CAPE CANAVERAL — The Atlas rocket to launch four formation-flying spacecraft for NASA in March began to take shape Wednesday at the assembly building adjacent to the Complex 41 pad.
The United Launch Alliance-made rocket will haul the Magnetospheric Multiscale mission, or MMS, satellites into orbit to study magnetic field explosions.
Liftoff is targeted for March 12 during a 30-minute launch window opening at 10:44 p.m. EST (0344 GMT) from Cape Canaveral.
Putting the two-stage rocket together got underway Wednesday morning as ULA workers brought the bronze-colored first stage to the Vertical Integration Facility for stacking operations.
By late morning, the booster was secured aboard its mobile launcher, anchored on small supports that protrude from the platform. At liftoff, explosive bolts free the rocket and those supports will retract into the platform walls as the vehicle powers its way off the pad.
Known as the Common Core Booster, the stage was pulled by a semi-truck up the road from the Atlas Spaceflight Operations Center high bay to the 30-story VIF building where workers attached lifting cranes. The 106.6-foot-long stage was rotated vertical, then maneuvered into the building and stood upright on the mobile platform.
The stage is equipped with a dual-nozzle RD-180 main engine that will burn kerosene fuel and supercold liquid oxygen during the initial minutes of flight.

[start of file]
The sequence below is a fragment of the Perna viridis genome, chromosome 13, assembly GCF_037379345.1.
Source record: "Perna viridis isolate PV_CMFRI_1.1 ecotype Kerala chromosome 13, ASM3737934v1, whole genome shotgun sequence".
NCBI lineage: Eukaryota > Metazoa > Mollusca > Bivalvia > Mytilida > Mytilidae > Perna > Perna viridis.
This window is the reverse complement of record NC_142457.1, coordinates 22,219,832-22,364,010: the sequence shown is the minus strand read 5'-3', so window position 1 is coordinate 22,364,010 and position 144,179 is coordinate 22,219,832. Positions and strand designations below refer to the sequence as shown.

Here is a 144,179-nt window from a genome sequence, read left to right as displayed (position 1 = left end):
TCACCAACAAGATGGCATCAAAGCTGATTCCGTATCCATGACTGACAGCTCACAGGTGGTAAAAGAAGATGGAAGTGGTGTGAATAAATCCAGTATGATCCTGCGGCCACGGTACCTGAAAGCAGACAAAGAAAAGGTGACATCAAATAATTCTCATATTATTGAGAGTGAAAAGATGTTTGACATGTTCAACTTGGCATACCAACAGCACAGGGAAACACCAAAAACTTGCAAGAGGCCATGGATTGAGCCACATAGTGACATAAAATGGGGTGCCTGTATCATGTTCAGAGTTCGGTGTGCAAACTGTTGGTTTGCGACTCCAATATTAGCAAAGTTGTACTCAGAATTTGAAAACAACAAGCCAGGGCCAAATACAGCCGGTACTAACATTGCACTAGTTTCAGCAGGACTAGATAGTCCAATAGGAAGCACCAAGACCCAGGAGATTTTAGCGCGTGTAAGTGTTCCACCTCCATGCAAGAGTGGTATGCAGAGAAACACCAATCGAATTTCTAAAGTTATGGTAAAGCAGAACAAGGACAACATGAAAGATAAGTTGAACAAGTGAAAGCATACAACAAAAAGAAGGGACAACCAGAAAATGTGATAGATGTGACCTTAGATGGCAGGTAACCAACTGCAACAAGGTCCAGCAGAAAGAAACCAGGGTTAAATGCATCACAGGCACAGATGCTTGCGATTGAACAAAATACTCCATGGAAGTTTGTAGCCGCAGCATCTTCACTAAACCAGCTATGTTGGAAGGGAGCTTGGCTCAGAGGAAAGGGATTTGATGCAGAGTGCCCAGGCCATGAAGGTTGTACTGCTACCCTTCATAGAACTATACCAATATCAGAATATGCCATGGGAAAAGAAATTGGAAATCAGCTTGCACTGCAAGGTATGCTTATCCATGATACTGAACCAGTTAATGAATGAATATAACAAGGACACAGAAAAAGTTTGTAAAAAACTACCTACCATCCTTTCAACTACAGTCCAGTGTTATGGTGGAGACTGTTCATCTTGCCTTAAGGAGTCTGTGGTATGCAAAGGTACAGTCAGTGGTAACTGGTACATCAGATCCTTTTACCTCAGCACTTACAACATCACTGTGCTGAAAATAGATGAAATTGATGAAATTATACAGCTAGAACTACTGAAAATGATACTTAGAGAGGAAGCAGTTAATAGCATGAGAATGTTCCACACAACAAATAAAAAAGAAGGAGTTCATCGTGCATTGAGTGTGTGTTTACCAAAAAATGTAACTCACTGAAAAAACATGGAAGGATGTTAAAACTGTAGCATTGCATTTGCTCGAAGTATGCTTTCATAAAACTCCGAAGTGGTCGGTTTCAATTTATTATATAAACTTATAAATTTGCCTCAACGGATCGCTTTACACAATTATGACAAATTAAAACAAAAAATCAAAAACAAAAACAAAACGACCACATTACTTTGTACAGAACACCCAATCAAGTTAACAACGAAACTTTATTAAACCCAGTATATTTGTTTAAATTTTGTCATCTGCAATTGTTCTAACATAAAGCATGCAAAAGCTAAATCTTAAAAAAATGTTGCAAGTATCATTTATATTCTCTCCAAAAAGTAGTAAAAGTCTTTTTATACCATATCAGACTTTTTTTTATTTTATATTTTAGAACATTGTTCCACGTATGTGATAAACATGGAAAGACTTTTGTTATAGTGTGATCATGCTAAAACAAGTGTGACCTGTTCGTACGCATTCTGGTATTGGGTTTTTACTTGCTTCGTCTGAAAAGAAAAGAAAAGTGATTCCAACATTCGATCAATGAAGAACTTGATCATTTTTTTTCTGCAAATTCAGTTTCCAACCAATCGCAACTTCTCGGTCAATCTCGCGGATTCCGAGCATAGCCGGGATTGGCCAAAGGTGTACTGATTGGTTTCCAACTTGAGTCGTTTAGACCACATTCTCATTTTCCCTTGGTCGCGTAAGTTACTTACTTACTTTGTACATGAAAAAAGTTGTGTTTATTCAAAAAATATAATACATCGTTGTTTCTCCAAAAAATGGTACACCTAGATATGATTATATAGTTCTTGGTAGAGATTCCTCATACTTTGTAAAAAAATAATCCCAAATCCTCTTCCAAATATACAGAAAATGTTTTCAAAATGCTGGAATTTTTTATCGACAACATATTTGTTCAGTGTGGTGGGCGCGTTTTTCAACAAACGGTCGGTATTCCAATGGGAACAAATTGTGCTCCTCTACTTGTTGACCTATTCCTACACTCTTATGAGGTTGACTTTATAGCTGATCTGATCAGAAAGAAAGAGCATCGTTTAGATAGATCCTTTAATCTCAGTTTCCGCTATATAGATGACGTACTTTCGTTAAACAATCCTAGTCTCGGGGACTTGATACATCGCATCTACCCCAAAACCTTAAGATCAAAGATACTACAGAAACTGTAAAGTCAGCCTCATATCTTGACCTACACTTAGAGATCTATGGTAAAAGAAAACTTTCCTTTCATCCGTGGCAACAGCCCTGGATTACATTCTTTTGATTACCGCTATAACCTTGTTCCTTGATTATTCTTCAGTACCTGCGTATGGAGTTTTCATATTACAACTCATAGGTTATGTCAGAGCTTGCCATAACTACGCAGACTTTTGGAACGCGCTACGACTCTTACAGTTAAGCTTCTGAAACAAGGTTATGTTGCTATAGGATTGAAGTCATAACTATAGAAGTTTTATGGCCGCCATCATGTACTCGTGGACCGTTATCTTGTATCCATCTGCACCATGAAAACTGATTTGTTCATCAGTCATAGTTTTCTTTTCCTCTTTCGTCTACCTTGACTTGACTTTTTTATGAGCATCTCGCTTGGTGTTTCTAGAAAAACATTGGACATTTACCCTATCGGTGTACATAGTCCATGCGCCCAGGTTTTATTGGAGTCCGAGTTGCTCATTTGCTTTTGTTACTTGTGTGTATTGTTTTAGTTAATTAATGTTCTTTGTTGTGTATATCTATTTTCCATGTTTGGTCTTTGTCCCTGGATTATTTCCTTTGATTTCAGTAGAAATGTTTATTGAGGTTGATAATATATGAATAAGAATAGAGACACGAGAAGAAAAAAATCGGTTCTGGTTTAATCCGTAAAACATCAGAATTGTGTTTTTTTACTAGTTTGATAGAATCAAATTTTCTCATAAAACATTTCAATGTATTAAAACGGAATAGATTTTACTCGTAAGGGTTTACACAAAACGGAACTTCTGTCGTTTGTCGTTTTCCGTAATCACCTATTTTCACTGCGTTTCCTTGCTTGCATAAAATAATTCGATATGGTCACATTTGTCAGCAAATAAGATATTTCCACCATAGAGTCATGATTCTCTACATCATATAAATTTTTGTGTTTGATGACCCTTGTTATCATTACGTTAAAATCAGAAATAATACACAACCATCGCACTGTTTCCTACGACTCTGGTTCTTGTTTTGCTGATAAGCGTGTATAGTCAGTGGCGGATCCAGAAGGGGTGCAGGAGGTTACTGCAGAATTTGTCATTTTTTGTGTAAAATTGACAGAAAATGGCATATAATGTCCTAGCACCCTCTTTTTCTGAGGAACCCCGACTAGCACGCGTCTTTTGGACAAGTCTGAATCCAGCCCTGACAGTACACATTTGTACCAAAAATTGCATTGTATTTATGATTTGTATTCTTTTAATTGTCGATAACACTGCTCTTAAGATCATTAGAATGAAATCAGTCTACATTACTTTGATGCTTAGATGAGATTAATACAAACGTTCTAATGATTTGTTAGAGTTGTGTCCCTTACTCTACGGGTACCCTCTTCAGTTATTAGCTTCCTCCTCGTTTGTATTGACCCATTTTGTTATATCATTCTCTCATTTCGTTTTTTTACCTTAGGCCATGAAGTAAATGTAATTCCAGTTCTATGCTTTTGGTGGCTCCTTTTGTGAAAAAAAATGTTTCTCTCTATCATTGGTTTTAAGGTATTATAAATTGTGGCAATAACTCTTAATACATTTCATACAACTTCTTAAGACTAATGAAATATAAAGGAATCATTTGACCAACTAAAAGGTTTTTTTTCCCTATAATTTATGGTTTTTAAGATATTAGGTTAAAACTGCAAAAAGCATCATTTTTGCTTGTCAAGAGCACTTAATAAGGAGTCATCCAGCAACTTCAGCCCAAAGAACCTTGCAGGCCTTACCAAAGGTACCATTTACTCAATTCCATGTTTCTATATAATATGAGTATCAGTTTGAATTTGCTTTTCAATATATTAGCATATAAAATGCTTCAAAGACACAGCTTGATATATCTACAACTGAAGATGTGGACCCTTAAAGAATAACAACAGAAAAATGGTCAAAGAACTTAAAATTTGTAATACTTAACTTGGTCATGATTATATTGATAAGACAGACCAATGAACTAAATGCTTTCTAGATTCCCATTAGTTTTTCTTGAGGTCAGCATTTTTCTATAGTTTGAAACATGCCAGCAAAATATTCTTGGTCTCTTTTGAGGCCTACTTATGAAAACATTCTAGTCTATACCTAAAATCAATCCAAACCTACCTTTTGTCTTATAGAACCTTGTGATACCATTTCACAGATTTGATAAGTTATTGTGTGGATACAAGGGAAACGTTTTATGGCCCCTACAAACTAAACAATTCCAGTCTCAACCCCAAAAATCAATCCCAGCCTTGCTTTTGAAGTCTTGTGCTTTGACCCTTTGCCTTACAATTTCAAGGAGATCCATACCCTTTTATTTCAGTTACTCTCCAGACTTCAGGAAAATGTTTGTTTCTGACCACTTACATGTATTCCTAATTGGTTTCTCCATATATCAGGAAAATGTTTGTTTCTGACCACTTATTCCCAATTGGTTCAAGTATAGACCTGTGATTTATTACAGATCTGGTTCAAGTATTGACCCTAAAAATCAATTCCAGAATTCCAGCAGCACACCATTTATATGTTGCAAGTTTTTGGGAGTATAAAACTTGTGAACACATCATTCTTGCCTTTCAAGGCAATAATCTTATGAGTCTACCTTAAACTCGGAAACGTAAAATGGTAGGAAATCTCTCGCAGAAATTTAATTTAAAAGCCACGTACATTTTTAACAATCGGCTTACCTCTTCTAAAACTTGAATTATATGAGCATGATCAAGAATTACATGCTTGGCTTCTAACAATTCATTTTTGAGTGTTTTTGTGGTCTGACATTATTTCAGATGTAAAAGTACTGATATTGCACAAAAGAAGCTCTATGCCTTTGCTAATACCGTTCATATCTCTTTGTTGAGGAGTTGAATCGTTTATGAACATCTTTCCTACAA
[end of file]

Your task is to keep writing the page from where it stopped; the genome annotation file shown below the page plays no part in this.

On Friday and continuing early next week, a pair of solid rocket boosters will be mounted on the north- and south-sides of the first stage.
Giving the rocket an added kick off the launch pad are solid-propellant boosters made by Aerojet Rocketdyne. Considered the world’s longest monolithic — or single-segment — solid boosters, the motors provide the extra thrust needed to increase the Atlas 5’s payload-carrying capacity.
Each booster stands 67 feet tall, has a diameter of just over five feet and weighs 102,000 pounds at launch. The slender white rockets have a lightweight graphite epoxy casing with an erosion-resistant insulation. The solid fuel is high-performance class 1.3 HTPB propellant.
Also upcoming will be installation of the interstage adapter that tappers the 12.5-foot diameter first stage to the 10-foot-wide Centaur upper stage.
The cryogenic upper stage will be hoisted atop the interstage on Feb. 11 to complete the basic buildup of the Atlas 5.
Centaur’s single RL10 engine, fueled by liquid hydrogen and liquid oxygen, will perform the necessary burns to achieve orbital velocity and then shape the orbit for deployment of MMS.
The stage is 41.5 feet in length and also houses the navigation unit that serves as the rocket’s guidance brain.
The rocket is known as the 421 configuration of the multi-variant Atlas 5 family, which is tailored with strap-on solid boosters and different sized nose cones to match the cargo’s mass and size.
The four MMS spacecraft arrived from the Goddard Space Flight Center on Oct. 29 and Nov. 12 and have since undergone preflight testing at the Astrotech processing facility in Titusville.
The satellite will be encapsulated in the rocket’s nose cone at the end of this month in preparation for delivery to the VIF and mounting atop the Centaur in early March to finish assembly of the 195-foot-tall launcher.
“Processing remains on pace for a targeted March 12 launch,” a NASA spokesman says.
Rollout to the launch complex occurs the day before liftoff as the 1.4-million pound platform rides the rail tracks 1,800 feet from the VIF to the pad.
It will be the 53rd Atlas 5 launch and the second this year.